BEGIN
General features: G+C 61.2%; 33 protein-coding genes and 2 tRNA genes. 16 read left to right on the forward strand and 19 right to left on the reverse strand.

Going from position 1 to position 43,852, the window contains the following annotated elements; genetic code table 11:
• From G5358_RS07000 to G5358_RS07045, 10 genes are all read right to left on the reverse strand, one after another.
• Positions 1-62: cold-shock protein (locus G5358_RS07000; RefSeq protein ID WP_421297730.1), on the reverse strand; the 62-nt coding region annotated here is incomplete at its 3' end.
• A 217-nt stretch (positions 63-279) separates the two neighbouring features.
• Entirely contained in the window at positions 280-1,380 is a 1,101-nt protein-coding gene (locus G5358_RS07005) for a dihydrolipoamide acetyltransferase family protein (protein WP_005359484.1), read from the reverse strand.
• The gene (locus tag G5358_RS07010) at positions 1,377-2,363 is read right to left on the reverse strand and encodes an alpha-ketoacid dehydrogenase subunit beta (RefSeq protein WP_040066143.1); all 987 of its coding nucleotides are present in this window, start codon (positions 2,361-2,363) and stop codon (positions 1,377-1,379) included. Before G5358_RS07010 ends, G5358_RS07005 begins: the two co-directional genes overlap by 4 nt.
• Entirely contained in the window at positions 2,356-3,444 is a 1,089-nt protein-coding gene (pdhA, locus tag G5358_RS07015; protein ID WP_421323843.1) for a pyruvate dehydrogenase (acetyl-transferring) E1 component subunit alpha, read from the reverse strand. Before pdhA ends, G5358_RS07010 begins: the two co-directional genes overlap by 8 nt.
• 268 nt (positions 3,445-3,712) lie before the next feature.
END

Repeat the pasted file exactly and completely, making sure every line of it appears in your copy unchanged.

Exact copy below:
General features: G+C 61.2%; 33 protein-coding genes and 2 tRNA genes. 16 read left to right on the forward strand and 19 right to left on the reverse strand.

Going from position 1 to position 43,852, the window contains the following annotated elements; genetic code table 11:
• From G5358_RS07000 to G5358_RS07045, 10 genes are all read right to left on the reverse strand, one after another.
• Positions 1-62: cold-shock protein (locus G5358_RS07000; RefSeq protein ID WP_421297730.1), on the reverse strand; the 62-nt coding region annotated here is incomplete at its 3' end.
• A 217-nt stretch (positions 63-279) separates the two neighbouring features.
• Entirely contained in the window at positions 280-1,380 is a 1,101-nt protein-coding gene (locus G5358_RS07005) for a dihydrolipoamide acetyltransferase family protein (protein WP_005359484.1), read from the reverse strand.
• The gene (locus tag G5358_RS07010) at positions 1,377-2,363 is read right to left on the reverse strand and encodes an alpha-ketoacid dehydrogenase subunit beta (RefSeq protein WP_040066143.1); all 987 of its coding nucleotides are present in this window, start codon (positions 2,361-2,363) and stop codon (positions 1,377-1,379) included. Before G5358_RS07010 ends, G5358_RS07005 begins: the two co-directional genes overlap by 4 nt.
• Entirely contained in the window at positions 2,356-3,444 is a 1,089-nt protein-coding gene (pdhA, locus tag G5358_RS07015; protein ID WP_421323843.1) for a pyruvate dehydrogenase (acetyl-transferring) E1 component subunit alpha, read from the reverse strand. Before pdhA ends, G5358_RS07010 begins: the two co-directional genes overlap by 8 nt.
• 268 nt (positions 3,445-3,712) lie before the next feature.